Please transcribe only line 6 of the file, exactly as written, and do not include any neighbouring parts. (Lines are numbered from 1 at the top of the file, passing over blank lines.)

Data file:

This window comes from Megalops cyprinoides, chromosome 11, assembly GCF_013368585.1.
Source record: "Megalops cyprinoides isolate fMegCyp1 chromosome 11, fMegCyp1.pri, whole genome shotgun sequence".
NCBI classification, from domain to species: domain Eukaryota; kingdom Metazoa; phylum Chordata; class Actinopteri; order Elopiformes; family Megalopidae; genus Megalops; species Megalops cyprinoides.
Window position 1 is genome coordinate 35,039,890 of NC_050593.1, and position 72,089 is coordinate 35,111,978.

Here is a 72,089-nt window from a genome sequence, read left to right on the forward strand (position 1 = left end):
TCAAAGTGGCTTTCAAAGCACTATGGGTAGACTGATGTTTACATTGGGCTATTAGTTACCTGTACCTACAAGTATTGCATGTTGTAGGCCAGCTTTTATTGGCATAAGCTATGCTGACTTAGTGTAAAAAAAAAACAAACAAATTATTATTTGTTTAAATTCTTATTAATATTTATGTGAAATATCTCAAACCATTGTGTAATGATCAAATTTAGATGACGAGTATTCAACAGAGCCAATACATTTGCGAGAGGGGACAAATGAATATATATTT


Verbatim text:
TCAAAGTGGCTTTCAAAGCACTATGGGTAGACTGATGTTTACATTGGGCTATTAGTTACCTGTACCTACAAGTATTGCATGTTGTAGGCCAGCTTTTATTGGCATAAGCTATGCTGACTTAGTGTAAAAAAAAAACAAACAAATTATTATTTGTTTAAATTCTTATTAATATTTATGTGAAATATCTCAAACCATTGTGTAATGATCAAATTTAGATGACGAGTATTCAACAGAGCCAATACATTTGCGAGAGGGGACAAATGAATATATATTT